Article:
Humanist Discussion Group, Vol. 15, No. 437.
Centre for Computing in the Humanities, King's College London
Date: Sat, 05 Jan 2002 10:08:15 +0000
From: NINCH-ANNOUNCE <firstname.lastname@example.org>
Subject: The UK's Resource Discovery Network
News on Networking Cultural Heritage Resources
from across the Community
January 4, 2002
The UK's Resource Discovery Network
>Date: Wed, 5 Dec 2001 07:52:47 -0800 (PST)
>From: Melissa Riesland <riesland65@YAHOO.COM>
>News and links about the Resource Discovery Network
>(RDN) in the UK.
>From: Search Day [mailto:email@example.com]
>Sent: Tuesday, December 04, 2001 7:44 AM
+ Gateway to the Invisible Web
The Invisible Web is an enchanted realm for searchers, but only if you know
how to access its abundant treasures. The Resource Discovery Network (RDN)
is an outstanding gateway to thousands of Invisible Web sites that's as
close to a search engine for the hidden web as you're likely to find.
The RDN is a web directory compiled by subject and information experts in
colleges, universities and related organizations throughout the United
Kingdom. These individuals identify, catalogue and describe high quality
Internet resources relevant to teaching, learning and research.
Like the U.S. based Librarian's Index to the Internet, the RDN is not a
"pure" invisible web directory, but a considerable portion of its high
quality content consists of material indexed poorly (if at all) by
conventional search engines.
The RDN is structured as a cooperative network consisting of a central
organization and a number of independent service providers called hubs.
Experienced searchers will recognize many of these hubs, which include:
BIOME - Health and Life Sciences
EEVL - Engineering, Mathematics and Computing
Humbul - Humanities
PSIgate - Physical Sciences
SOSIG - Social Sciences, Business and Law
While these hubs can be used independently, browsing the RDN lets you
easily access all of them under a unified interface. Even better, the
site's search function provides cross-disciplinary querying of all RDN
resources with a single search.
The service currently links to more than 35,000 human selected resources
organized into eleven topical categories.
The RDN also offers a news service called "Behind the Headlines" that
offers links to in-depth resources and information for a wide range of
current events. It's an excellent way to get information not always
provided by the mainstream media. For example, related to the current
instability in Zimbabwe, there are links to both government controlled web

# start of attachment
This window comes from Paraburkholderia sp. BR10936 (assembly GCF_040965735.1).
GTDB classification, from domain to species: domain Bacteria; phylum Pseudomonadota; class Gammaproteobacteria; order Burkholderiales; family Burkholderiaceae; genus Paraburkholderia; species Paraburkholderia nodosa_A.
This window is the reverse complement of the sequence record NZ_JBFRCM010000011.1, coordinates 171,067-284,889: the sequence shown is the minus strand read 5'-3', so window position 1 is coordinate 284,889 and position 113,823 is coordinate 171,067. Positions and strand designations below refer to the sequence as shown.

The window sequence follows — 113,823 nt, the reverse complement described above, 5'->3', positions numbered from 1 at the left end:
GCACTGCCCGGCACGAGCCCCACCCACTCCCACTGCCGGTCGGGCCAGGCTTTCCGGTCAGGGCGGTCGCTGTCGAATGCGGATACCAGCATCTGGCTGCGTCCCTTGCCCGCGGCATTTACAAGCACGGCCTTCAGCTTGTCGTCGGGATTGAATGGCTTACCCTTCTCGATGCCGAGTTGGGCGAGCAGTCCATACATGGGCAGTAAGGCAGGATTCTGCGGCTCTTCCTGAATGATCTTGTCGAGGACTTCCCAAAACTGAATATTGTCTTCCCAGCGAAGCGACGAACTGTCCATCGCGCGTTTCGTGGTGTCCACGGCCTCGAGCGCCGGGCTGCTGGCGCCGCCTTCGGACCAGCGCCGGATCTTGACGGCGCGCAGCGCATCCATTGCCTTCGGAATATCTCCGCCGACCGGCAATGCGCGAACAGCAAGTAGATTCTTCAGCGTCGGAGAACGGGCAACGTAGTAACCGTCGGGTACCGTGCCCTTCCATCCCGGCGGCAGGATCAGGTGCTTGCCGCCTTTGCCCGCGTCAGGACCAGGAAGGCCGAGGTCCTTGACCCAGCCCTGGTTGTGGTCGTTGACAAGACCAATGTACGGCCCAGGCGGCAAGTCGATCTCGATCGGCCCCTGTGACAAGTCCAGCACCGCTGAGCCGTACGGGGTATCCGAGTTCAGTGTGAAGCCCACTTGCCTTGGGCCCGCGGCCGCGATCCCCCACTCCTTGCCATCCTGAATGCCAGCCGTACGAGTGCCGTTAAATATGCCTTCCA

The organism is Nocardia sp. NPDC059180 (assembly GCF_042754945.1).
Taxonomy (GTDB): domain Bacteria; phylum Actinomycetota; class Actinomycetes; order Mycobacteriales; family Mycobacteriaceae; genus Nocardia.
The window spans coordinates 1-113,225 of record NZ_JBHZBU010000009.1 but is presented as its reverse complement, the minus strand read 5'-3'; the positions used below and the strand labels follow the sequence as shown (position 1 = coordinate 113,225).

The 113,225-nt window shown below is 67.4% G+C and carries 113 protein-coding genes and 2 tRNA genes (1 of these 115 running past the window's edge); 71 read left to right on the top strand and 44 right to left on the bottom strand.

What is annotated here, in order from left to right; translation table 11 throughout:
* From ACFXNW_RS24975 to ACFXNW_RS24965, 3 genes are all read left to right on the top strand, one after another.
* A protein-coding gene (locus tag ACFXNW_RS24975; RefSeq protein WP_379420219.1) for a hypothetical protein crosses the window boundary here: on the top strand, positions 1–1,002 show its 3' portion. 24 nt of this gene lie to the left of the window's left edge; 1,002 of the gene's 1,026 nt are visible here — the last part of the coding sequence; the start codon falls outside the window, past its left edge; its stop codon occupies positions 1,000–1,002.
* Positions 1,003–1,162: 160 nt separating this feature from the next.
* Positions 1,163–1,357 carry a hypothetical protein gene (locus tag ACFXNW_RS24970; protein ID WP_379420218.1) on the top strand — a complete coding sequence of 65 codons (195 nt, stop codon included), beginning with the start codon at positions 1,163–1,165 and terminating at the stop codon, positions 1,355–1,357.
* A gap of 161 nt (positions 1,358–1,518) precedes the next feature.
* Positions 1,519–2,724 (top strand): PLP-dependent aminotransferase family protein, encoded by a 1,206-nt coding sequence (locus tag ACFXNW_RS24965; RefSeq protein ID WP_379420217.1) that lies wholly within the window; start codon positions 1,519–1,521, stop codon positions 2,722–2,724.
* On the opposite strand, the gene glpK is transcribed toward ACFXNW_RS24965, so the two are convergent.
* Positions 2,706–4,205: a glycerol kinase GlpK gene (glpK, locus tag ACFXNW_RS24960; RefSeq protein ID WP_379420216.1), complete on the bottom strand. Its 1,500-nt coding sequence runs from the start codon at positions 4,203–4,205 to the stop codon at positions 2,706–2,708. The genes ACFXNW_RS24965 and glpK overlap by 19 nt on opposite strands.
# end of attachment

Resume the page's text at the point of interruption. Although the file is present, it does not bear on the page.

sites and independent groups advocating democratic reform in the country.
The RDN's "Virtual Training Suite" is another useful resource. This is a
set of online tutorials designed to help students, lecturers and
researchers improve their Internet information skills. The tutorials take
around an hour each to complete, and include quizzes and interactive
exercises. The tutorials provide both an excellent way to sharpen research
skills and to learn what's available online for specific subject areas.
The RDN is also pushing the envelope when it comes to resource discovery,
according to Simon Jennings, Manager of the Resource Discovery Network
Centre. "In the medium term we will be developing an advanced search and a
search engine based on harvesting one hop away from all the links in our
35,000 hand selected and described records," says Jennings. "The software
will store (and we hope, in future, utilise) the linking relationships
between all items in the database."
In other words, the RDN is applying Google-like techniques to find
additional web resources based on the "recommendations" made by links in
its existing database of selected sites. This "focused crawler" approach
to resource discovery is providing excellent results, when a bit of
filtering is applied, says Jennings.
The RDN is a first-rate gateway to some of the best resources available on
the Web. And, given that it points the way into numerous regions of the
Invisible Web, it's a tremendously valuable pathfinder for all of us.
The Resource Discovery Network
RDN "Behind the Headlines"
RDN "Virtual Training Suite"
The Librarians' Index to the Internet
The Librarians' Index to the Internet (LII) is a searchable, annotated
subject directory of more than 8,500 Internet resources selected and
evaluated by librarians for their usefulness to users of public libraries.
Navigating the Invisible Web
A brief overview of the Invisible Web.
This newsletter is published by INT Media Group,
http://internet.com - The Internet & IT Network
Copyright (c) 2001 INT Media Group, Incorporated.
All rights reserved.
============================================================== NINCH-Announce is an announcement listserv, produced by the National Initiative for a Networked Cultural Heritage (NINCH). The subjects of announcements are not the projects of NINCH, unless otherwise noted; neither does NINCH necessarily endorse the subjects of announcements. We attempt to credit all re-distributed news and announcements and appreciate reciprocal credit.
For questions, comments or requests to un-subscribe, contact the editor: <mailto:firstname.lastname@example.org> ============================================================== See and search back issues of NINCH-ANNOUNCE at <http://www.cni.org/Hforums/ninch-announce/>. ==============================================================
This archive was generated by hypermail 2b30 : Sat Jan 05 2002 - 05:32:33 EST